Protect Montana consumers: Eliminate the ‘Durbin amendment’
Credit card illustration (Image by Pixabay | Creative Commons).
In Montana and across the country, electronic payment methods are more essential than ever before. From our smallest rural towns to our biggest urban cities, consumers depend on safe and accessible payment methods.
Right now, there is a major threat to Montana consumers making its’ way through Congress: proposals to extend the routing mandates of the 2010 Durbin Amendment. The Durbin Amendment forced banks to add an unaffiliated payment network to their debit cards and imposed a cap on debit card interchange fees, which banks charge to process debit transactions. These policies were supposed to save money for merchants so they could lower prices for customers, yet big-box stores gained an extra $90 billion and made virtually no changes to their prices. This amendment has been hurting consumers for the past decade and the impacts will just get worse if we allow it to extend to credit cards.
The Durbin Amendment routing mandate was a huge hit to consumer protection and choice. Before the amendment, consumers could choose a credit or debit card based on priorities like fraud protection and feel confident that their payments were being routed only on secure networks affiliated with their bank. Then the amendment added routing mandates to the debit market, forcing banks to open their cards to unaffiliated payment networks to give merchants more choice in which networks they use to process debit cards. Unfortunately, many merchants switched to routing their debit payments on whatever the “least-cost” option is for them. This is rarely the most secure option.
Even worse were the significant financial costs consumers faced after the Durbin Amendment capped interchange fees and forced multiple payment networks onto debit cards, driving networks to lower their merchant rates to ensure the next transaction routes on their network. Banks saw billion dollar interchange fee losses and scrambled to earn back revenue by cutting free checking and raising fees and account minimum balances. A study from the Government Accountability Office reported that after the Durbin Amendment, big banks raised monthly fees on noninterest checking accounts by about 20 percent and increased the average minimum balance to avoid a monthly fee by 50 percent. In total, a University of Chicago report found that instead of saving money, the Durbin rule indirectly lost consumers between $22 and $25 billion.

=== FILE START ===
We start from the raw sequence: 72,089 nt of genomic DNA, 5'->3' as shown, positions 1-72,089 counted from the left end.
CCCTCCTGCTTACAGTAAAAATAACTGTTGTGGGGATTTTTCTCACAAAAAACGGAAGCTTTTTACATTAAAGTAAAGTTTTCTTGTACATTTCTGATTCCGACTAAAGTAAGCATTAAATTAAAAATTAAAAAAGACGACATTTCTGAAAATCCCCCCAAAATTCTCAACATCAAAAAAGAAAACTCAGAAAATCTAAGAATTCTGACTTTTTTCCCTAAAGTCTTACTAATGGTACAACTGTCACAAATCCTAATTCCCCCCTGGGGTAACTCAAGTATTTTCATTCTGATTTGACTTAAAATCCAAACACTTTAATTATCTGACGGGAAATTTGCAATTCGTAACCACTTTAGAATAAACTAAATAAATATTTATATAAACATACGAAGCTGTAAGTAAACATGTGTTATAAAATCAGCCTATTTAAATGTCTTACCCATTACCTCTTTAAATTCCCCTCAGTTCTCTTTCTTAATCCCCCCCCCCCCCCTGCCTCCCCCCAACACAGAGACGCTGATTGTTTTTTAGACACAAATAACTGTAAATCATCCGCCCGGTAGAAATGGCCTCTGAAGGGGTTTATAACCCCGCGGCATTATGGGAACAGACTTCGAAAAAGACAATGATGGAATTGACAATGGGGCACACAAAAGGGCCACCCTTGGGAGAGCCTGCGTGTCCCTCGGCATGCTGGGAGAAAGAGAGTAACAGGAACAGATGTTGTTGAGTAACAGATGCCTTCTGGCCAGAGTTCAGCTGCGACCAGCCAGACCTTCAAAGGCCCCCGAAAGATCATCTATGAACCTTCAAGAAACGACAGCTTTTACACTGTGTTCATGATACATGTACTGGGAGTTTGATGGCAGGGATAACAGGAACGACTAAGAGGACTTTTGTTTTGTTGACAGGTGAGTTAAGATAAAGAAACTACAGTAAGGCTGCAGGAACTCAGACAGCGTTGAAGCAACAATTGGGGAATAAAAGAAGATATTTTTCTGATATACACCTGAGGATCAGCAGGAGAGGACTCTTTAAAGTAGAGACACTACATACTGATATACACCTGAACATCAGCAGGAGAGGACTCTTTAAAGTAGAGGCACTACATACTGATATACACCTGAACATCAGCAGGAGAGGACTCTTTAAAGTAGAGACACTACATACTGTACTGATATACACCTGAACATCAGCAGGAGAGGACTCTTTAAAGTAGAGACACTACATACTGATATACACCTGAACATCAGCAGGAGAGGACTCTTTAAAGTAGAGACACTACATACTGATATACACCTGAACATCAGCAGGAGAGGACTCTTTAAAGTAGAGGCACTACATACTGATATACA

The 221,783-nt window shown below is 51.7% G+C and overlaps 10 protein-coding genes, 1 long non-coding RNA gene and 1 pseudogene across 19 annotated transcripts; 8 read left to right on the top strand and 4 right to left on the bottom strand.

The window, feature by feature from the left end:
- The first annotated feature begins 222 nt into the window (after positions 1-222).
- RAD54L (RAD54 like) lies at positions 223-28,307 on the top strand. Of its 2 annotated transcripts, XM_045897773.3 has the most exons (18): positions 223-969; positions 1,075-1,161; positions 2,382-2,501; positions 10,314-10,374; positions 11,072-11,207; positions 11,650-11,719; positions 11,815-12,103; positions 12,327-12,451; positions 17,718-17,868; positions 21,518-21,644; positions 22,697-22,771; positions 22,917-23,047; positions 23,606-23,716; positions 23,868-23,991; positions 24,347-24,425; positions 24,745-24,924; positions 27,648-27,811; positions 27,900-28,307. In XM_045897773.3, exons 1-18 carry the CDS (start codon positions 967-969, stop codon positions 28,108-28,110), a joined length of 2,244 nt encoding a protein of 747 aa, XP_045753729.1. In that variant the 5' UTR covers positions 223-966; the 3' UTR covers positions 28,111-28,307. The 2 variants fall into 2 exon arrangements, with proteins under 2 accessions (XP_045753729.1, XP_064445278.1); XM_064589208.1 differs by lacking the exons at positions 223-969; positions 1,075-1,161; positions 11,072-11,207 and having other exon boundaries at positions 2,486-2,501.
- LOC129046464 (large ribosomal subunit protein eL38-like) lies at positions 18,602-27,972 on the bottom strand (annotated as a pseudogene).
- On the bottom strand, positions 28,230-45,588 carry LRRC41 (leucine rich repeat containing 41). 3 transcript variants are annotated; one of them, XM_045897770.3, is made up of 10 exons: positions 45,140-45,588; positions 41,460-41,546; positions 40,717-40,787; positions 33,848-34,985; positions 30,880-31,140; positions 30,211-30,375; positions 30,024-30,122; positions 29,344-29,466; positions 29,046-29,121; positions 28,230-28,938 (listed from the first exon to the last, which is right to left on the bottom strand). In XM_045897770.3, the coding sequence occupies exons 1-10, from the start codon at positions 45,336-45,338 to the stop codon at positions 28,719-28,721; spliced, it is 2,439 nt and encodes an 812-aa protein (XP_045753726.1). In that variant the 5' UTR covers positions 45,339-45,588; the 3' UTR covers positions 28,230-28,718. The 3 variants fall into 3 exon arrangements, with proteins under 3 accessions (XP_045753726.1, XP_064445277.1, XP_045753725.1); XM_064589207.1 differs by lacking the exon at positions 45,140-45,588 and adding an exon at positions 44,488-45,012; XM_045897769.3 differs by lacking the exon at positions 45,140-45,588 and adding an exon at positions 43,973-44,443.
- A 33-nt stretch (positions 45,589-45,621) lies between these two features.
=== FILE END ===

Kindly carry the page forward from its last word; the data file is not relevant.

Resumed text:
Banking essentially became less accessible for consumers, especially those in low-income communities who depend on low fees to keep their bank accounts open. A 2014 study from George Mason University reported that one million Americans lost their bank accounts after fees increased and free checking decreased.
Big-box stores are now focused on credit-card routing mandates, which we know from prior experience will end up hurting consumers. Banks would again see huge losses and look for ways to make back their money, such as raising fees and interest rates or tightening up their credit standards. We cannot let credit become more expensive for folks who are already struggling.
Back in 2011, Sen. Jon Tester recognized the dangers of the Durbin Amendment and tried to implement a period of study to examine any unintended consequences. I hope that Tester will continue this fight and put a stop to credit card routing mandates before they devastate even more consumers. Montanans should not have to worry about the safety of their payments or whether they can afford to keep their bank account open.
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